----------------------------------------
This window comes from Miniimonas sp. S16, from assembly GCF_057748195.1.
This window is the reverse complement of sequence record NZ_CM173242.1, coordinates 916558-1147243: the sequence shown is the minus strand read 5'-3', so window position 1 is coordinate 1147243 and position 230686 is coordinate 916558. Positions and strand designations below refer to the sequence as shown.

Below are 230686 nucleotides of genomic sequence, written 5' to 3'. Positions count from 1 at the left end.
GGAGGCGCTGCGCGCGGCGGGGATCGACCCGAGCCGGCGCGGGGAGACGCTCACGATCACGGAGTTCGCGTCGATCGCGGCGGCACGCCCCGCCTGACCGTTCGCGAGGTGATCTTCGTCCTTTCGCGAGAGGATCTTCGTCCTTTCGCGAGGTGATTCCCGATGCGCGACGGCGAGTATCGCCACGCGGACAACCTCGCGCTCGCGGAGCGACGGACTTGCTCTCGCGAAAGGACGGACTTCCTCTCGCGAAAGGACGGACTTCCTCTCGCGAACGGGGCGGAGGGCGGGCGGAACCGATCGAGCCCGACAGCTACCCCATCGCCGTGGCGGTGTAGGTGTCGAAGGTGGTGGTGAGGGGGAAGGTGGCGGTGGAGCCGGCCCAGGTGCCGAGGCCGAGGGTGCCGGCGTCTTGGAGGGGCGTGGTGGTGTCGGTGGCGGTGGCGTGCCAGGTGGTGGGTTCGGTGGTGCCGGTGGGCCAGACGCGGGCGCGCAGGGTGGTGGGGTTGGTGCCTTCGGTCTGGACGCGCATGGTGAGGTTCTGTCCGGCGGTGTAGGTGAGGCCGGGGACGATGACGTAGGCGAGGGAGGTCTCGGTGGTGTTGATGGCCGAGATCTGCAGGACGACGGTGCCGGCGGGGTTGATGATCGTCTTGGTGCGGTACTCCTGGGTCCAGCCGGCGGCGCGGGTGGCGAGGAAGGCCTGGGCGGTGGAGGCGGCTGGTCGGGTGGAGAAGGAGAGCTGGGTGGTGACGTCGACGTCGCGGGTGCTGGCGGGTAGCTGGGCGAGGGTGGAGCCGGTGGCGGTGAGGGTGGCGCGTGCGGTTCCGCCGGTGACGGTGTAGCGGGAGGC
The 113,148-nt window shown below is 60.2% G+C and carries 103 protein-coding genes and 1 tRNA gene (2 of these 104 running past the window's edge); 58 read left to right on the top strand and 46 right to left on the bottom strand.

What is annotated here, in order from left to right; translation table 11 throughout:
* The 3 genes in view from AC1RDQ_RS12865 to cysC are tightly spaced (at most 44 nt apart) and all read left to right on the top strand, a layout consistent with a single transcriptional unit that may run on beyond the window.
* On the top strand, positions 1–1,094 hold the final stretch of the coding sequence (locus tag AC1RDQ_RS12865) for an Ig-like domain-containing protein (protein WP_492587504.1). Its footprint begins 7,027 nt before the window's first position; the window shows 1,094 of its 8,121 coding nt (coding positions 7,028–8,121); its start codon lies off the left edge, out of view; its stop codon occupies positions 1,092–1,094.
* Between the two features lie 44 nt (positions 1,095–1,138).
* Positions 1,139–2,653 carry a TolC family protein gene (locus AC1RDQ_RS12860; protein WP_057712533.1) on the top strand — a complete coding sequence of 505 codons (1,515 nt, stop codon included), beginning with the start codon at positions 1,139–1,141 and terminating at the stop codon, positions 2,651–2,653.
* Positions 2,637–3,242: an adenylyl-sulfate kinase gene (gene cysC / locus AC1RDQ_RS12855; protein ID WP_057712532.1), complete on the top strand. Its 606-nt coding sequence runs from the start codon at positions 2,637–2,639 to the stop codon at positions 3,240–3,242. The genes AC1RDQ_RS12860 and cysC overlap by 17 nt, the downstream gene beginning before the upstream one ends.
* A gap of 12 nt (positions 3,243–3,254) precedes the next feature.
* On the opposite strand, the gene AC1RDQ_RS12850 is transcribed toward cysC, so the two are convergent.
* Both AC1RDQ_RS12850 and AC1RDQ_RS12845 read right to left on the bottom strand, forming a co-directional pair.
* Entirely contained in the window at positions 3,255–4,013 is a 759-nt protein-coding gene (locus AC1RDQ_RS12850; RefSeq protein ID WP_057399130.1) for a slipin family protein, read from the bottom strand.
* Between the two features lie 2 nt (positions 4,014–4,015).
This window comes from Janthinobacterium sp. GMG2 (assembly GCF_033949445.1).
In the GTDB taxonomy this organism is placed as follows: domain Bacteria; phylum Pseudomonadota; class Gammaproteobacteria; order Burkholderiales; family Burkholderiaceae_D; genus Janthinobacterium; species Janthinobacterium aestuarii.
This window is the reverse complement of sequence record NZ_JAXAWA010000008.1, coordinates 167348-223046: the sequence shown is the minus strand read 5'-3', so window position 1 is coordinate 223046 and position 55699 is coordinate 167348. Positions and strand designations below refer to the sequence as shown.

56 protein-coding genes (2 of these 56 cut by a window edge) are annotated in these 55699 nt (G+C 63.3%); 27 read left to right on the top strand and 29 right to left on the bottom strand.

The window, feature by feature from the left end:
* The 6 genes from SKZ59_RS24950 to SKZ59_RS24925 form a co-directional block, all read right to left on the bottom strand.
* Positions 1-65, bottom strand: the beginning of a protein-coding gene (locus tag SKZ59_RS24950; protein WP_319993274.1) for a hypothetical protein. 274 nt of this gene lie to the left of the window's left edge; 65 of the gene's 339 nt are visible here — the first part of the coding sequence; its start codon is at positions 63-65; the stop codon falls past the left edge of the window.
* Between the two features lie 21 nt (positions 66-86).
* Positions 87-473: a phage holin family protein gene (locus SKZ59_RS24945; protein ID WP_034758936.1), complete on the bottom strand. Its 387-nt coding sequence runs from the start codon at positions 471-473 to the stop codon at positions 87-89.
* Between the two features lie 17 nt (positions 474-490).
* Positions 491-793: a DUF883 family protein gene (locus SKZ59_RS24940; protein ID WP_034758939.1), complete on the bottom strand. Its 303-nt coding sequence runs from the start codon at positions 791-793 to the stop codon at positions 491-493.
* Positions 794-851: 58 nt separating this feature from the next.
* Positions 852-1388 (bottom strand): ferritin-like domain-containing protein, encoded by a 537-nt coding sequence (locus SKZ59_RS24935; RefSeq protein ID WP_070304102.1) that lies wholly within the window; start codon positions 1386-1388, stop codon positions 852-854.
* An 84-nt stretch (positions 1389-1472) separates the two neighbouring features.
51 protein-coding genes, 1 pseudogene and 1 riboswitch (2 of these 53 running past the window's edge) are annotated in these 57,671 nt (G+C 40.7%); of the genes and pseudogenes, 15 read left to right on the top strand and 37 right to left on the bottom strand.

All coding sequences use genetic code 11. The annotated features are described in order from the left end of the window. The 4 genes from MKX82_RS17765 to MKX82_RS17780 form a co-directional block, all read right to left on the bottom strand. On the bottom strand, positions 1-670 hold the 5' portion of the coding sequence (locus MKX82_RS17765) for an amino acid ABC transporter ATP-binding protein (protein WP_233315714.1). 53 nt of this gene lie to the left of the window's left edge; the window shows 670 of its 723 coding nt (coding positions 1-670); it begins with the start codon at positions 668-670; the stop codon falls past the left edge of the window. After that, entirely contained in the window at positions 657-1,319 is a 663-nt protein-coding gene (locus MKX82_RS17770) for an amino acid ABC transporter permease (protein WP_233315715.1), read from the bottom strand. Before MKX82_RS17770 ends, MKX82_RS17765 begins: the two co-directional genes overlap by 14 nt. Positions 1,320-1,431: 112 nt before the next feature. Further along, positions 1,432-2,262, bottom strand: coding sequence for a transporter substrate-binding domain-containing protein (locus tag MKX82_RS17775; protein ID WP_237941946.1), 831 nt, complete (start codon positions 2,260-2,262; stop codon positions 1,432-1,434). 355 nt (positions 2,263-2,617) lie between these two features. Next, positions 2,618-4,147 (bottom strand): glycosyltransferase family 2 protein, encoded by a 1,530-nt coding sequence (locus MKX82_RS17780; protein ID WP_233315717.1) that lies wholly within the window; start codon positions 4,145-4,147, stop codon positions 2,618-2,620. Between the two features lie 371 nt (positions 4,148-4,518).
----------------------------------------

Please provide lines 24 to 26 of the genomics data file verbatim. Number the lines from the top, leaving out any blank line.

* Between the two features lie 21 nt (positions 66-86).
* Positions 87-473: a phage holin family protein gene (locus SKZ59_RS24945; protein ID WP_034758936.1), complete on the bottom strand. Its 387-nt coding sequence runs from the start codon at positions 471-473 to the stop codon at positions 87-89.
* Between the two features lie 17 nt (positions 474-490).